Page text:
We use Biological, Chemical and Mechanical indicators to monitor our sterilization process.
Using bacterial spores to monitor the sterilization process is referred to as biologic monitoring (or spore-testing), and the bacterial spores used for monitoring the sterilization process are referred to as biologic indicators (BIs). Of the three methods, biologic monitoring is regarded as the most valid for monitoring the sterilization process, for it uses live, highly resistant bacterial spores. We biologically monitor our sterilizer once a week to ensure complete sterilization using spore strips and keep accurate records for our monitoring. These strips are enclosed in a glassine envelope and processed through the sterilizer. They are then sent to our spore testing center where they are tested for live spores.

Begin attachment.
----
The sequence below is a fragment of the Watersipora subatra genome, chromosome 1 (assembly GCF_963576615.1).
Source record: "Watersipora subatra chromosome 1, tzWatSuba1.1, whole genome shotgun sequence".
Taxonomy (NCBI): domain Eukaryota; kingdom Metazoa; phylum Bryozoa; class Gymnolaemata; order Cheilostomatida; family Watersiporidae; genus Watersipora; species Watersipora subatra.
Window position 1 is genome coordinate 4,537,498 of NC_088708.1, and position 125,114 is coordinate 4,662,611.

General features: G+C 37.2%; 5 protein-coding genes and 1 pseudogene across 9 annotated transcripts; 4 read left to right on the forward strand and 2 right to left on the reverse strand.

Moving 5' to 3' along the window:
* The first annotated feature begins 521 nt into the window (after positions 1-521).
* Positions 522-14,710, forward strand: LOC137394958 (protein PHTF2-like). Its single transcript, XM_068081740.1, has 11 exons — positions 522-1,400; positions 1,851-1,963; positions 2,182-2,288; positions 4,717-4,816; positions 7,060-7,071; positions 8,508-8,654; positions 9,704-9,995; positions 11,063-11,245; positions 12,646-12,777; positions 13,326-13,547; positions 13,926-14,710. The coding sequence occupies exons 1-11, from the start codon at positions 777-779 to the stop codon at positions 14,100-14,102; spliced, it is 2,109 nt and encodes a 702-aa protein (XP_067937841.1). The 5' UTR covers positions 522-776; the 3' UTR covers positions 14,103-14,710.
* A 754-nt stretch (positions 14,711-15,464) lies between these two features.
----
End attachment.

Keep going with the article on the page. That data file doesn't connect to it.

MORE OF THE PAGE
Chemical monitoring involves using chemical indicators (CIs) that change color or form when exposed to specific high temperatures or to the sterilizing conditions within a sterilizer. This is referred to as chemical monitoring (or process monitoring). We use sterilization pouches that have special marking that change color when subjected to sterilizing temperatures.
Mechanical monitoring involves observing and recording the physical aspects (e.g., temperature, pressure, or time) of the cycle when the sterilizer is being operated. Our Sterilizer is serviced regularly to ensure proper functioning.
Barrier Controls – As recommended by OSHA and CDC our office staff wears protective eyewear, mask, and new gloves for each patient. For each patient light covers, head rest covers, suction tips, air water syringe tips , bibs and any item used that cannot be sterilized are discarded..
Disinfectants – These are used on chairs, counter tops, and other surface areas in all treatment rooms after each use.
Our goal is to provide the highest level of safety and comfort for our staff and patients. We are committed to staying current with the latest in infection control and sterilization guidelines. You can feel confident that your child’s health is protected in our office.